Background: Adjunctive psychological interventions for bipolar disorder have demonstrated better efficacy in preventing or delaying relapse and improving outcomes compared with pharmacotherapy alone.
Aims: To evaluate the efficacy of psychological interventions for bipolar disorder in low- and middle-income countries.
Method: A systematic review was conducted using PubMed, PsycINFO, Medline, EMBASE, Cochrane database for systematic review, Cochrane central register of controlled trials, Latin America and Caribbean Center on Health Science Literature and African Journals Online databases with no restriction of language or year of publication. Methodological heterogeneity of studies precluded meta-analysis.
Results: A total of 18 adjunctive studies were identified: psychoeducation (n = 14), family intervention (n = 1), group cognitive-behavioural therapy (CBT) (n = 2) and group mindfulness-based cognitive therapy (MBCT) (n = 1). In total, 16 of the 18 studies were from upper-middle-income countries and none from low-income countries. All used mental health specialists or experienced therapists to deliver the intervention. Most of the studies have moderately high risk of bias. Psychoeducation improved treatment adherence, knowledge of and attitudes towards bipolar disorder and quality of life, and led to decreased relapse rates and hospital admissions. Family psychoeducation prevented relapse, decreased hospital admissions and improved medication adherence. CBT reduced both depressive and manic symptoms. MBCT reduced emotional dysregulation.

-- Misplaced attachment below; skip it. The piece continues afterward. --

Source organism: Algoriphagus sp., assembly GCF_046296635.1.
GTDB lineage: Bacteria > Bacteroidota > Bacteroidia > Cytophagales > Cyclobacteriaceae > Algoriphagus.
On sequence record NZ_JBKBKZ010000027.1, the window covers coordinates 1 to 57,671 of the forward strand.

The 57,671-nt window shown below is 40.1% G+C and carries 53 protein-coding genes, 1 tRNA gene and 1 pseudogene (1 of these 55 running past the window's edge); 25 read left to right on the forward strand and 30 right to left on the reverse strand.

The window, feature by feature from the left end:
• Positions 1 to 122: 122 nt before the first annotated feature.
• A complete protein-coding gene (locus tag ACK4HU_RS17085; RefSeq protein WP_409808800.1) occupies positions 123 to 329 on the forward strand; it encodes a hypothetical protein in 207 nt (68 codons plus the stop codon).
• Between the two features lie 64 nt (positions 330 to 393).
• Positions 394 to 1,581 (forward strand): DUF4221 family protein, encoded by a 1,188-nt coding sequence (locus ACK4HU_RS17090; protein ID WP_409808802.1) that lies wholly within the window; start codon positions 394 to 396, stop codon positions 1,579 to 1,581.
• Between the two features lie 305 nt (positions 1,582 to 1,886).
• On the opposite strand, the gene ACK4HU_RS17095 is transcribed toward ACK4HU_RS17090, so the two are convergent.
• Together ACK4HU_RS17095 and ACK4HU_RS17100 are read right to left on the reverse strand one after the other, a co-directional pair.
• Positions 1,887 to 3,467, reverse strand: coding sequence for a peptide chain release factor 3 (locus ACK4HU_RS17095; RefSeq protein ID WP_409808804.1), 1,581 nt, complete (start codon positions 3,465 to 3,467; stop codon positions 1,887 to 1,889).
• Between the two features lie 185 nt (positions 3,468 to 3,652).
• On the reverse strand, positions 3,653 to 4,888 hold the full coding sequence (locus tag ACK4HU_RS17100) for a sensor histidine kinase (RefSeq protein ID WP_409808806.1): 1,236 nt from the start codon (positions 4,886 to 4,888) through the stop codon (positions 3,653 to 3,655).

Conclusions: Adjunctive psychological interventions alongside pharmacotherapy appear to improve the clinical outcome and quality of life of people with bipolar disorder in middle-income countries. Further studies are required to investigate contextual adaptation and the role of non-specialists in the provision of psychological interventions to ensure scalability and the efficacy of these interventions in low-income country settings.
Declaration of interest: None.